It’s been a year since I lost my mum. I still find that turn of phrase a bit odd. It sounds like I’ve casually misplaced her or lost her in the supermarket aisles. My boys use more direct language when they talk about it. You’ve got to love their matter of fact interpretation of the world and its events. Free from social expectations.
Anyway, since my loss the past twelve months have been dominated by looming clouds and swelling seas. Mum was an expert at calming such storms and I miss our chats of guidance every single day. Unfortunately, grief doesn’t come with a navigation system. We have to make our own muddled way through the thick fog.
Here are some of things I’ve learned on my particular way…
Time, so far, is not a healer
Whoever coined this phrase should have quantified that time! After 2 years, maybe 5, or is it 10? Over recent months it’s felt harder than those first days when I was in a haze of disbelief. Now it feels real. The boys’ birthdays hit hard last month then there’s been the challenge of moving, new schools and job searches. Mum was always there to council me and ease my anxiety. Without that I find myself drifting and not able to make decisions. I know she’d be just telling me to pull myself together, get a job and stop twittering. Oh, and the kids will be just fine. I have to remember to channel that and pull from her past advice. So no, so far I feel let down by time but maybe I just need to be more patient.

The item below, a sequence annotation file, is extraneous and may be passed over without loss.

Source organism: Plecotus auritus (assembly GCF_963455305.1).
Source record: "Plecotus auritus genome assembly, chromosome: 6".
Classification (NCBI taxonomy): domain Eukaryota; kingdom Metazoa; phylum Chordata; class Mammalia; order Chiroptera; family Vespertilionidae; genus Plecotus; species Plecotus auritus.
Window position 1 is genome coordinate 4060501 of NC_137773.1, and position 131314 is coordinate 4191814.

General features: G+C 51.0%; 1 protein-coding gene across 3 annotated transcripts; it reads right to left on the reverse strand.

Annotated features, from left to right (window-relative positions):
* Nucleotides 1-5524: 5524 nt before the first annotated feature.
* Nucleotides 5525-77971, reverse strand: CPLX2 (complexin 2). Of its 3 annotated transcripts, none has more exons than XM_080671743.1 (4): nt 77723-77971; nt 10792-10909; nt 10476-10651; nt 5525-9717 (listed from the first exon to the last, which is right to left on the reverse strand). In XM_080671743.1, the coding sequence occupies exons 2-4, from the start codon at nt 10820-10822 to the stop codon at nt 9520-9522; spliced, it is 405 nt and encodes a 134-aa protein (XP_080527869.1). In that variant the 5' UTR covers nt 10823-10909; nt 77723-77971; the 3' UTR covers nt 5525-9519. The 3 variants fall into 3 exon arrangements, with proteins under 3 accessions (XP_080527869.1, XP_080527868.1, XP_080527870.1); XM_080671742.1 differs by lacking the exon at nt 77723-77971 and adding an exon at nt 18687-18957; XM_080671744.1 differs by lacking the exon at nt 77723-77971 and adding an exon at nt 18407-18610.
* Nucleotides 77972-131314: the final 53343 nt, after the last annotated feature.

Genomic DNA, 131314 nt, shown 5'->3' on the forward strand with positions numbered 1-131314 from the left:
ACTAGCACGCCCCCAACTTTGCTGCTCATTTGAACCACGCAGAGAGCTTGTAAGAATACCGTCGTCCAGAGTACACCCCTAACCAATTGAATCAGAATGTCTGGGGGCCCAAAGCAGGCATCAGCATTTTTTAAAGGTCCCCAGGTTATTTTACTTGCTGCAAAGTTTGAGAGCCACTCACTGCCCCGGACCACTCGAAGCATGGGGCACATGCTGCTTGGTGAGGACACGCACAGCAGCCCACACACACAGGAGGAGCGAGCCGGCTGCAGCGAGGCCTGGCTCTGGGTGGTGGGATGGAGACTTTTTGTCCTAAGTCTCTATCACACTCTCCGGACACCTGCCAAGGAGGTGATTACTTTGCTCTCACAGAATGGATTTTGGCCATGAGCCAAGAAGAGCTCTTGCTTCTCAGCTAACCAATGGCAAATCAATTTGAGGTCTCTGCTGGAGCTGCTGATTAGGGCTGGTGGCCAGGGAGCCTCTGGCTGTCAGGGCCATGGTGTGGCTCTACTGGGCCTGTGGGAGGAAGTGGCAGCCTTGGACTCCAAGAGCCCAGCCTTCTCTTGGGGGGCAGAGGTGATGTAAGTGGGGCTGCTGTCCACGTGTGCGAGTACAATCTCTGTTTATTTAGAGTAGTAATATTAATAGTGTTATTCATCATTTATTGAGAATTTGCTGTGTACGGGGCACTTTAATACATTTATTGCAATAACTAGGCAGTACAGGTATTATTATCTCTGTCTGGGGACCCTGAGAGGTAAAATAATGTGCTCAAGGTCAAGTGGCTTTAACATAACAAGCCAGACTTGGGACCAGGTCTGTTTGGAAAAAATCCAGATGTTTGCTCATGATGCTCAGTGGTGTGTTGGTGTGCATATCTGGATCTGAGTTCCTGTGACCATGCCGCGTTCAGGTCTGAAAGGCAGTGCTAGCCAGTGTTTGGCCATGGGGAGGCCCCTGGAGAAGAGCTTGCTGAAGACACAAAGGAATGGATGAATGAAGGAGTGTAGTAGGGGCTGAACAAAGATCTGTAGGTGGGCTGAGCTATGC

The world moves on
You may feel like you’re still out there treading water while everyone else is swimming by, with a confident stroke. And rightly so. Life should go on. It just feels unfair at times. People stop asking as much about how things are. That’s fine too. Friends don’t want to upset you by bringing up memories. But losing someone can leave you feeling very lonely. As Sheryl Sandberg writes in her book, Option B, ‘Lots of people tried to assure me “You will get through this,” but what helped me more was when they said they were in this with me’.
You get angry
Sometimes I feel like joining my toddler on the floor, thrashing my limbs about and crying big tears at the unfairness of it all. I expected to feel sad, but I have been more snappy and impatient with family and friends. Resenting the fact that nothing has changed for them. Recently though I’ve started running and have discovered that helps to cool my hotheadedness (much to the relief of the other half).
It’s good to laugh
In order to plough through tricky times laughter is essential. It can make you feel guilty and awkward, but you shouldn’t. Life is about finding humour and moments of joy even in the darkness. When we took mum’s ashes to Ireland, walking through the airport carrying THE bag felt like a sketch from Only Fools And Horses. It was bloomin’ heavy for a start. Then we kept teasing dad about making sure he checked which way the wind was blowing, knowing how clumsy he is. We laughed that day. And drank Guinness and gin. And reminisced. It was bittersweet. Yes, laughter is always a good thing.
A light can shine through
I started this blog almost a year ago. It was something I had been thinking about for ages, but it was one of the many things I never got around to doing. But knowing mum had also wanted to write spurred me on. It’s never going to make me millions but it’s something for me. Difficult times can force us to assess where we are today and make the moves to change or finally do the things we’ve been putting off. That can only be a positive.
I’m clutching onto these positives. And now that this year of firsts has passed, I’m hoping the light will get brighter and the fog will eventually start to lift.
3 thoughts on “Light Through The Fog”
I understand your words about your mom and identify so fully. Whether we are 20, 30 or 50, when a parent dies, we feel somehow adrift. Keep up the writing.
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Thanks Sona xx